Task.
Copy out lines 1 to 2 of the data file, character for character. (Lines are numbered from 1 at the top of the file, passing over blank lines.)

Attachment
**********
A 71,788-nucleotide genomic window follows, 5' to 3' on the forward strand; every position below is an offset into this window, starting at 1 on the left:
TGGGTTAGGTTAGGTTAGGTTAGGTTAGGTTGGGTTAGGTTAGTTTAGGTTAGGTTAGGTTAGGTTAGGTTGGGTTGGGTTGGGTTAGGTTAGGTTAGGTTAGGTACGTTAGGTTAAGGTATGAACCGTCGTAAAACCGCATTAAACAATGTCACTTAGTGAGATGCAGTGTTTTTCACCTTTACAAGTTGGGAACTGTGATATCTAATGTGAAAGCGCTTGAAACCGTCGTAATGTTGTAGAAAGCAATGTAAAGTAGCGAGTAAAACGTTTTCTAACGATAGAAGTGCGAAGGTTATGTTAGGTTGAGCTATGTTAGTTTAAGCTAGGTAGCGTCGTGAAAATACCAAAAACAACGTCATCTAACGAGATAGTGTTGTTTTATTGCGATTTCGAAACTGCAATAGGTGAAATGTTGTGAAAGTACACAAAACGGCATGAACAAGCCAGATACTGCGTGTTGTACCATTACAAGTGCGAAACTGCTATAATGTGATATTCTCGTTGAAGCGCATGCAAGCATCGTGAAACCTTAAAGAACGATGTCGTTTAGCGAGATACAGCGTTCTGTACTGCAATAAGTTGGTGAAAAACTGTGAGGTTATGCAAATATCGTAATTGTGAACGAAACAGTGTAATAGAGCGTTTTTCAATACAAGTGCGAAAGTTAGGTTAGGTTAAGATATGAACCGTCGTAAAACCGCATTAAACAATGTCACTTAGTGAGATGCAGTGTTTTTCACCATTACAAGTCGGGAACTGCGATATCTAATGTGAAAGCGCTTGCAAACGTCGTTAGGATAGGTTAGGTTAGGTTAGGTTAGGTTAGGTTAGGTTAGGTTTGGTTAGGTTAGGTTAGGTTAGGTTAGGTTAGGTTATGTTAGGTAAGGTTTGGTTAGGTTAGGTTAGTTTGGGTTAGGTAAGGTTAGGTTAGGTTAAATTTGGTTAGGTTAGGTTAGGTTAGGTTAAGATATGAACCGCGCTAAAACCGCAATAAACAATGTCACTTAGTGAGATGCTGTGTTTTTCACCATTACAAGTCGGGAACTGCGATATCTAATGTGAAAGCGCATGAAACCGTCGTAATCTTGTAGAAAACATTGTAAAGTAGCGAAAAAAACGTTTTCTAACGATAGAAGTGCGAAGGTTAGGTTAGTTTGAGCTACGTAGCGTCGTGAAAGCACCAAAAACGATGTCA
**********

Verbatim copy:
A 71,788-nucleotide genomic window follows, 5' to 3' on the forward strand; every position below is an offset into this window, starting at 1 on the left:
TGGGTTAGGTTAGGTTAGGTTAGGTTAGGTTGGGTTAGGTTAGTTTAGGTTAGGTTAGGTTAGGTTAGGTTGGGTTGGGTTGGGTTAGGTTAGGTTAGGTTAGGTACGTTAGGTTAAGGTATGAACCGTCGTAAAACCGCATTAAACAATGTCACTTAGTGAGATGCAGTGTTTTTCACCTTTACAAGTTGGGAACTGTGATATCTAATGTGAAAGCGCTTGAAACCGTCGTAATGTTGTAGAAAGCAATGTAAAGTAGCGAGTAAAACGTTTTCTAACGATAGAAGTGCGAAGGTTATGTTAGGTTGAGCTATGTTAGTTTAAGCTAGGTAGCGTCGTGAAAATACCAAAAACAACGTCATCTAACGAGATAGTGTTGTTTTATTGCGATTTCGAAACTGCAATAGGTGAAATGTTGTGAAAGTACACAAAACGGCATGAACAAGCCAGATACTGCGTGTTGTACCATTACAAGTGCGAAACTGCTATAATGTGATATTCTCGTTGAAGCGCATGCAAGCATCGTGAAACCTTAAAGAACGATGTCGTTTAGCGAGATACAGCGTTCTGTACTGCAATAAGTTGGTGAAAAACTGTGAGGTTATGCAAATATCGTAATTGTGAACGAAACAGTGTAATAGAGCGTTTTTCAATACAAGTGCGAAAGTTAGGTTAGGTTAAGATATGAACCGTCGTAAAACCGCATTAAACAATGTCACTTAGTGAGATGCAGTGTTTTTCACCATTACAAGTCGGGAACTGCGATATCTAATGTGAAAGCGCTTGCAAACGTCGTTAGGATAGGTTAGGTTAGGTTAGGTTAGGTTAGGTTAGGTTAGGTTTGGTTAGGTTAGGTTAGGTTAGGTTAGGTTAGGTTATGTTAGGTAAGGTTTGGTTAGGTTAGGTTAGTTTGGGTTAGGTAAGGTTAGGTTAGGTTAAATTTGGTTAGGTTAGGTTAGGTTAGGTTAAGATATGAACCGCGCTAAAACCGCAATAAACAATGTCACTTAGTGAGATGCTGTGTTTTTCACCATTACAAGTCGGGAACTGCGATATCTAATGTGAAAGCGCATGAAACCGTCGTAATCTTGTAGAAAACATTGTAAAGTAGCGAAAAAAACGTTTTCTAACGATAGAAGTGCGAAGGTTAGGTTAGTTTGAGCTACGTAGCGTCGTGAAAGCACCAAAAACGATGTCA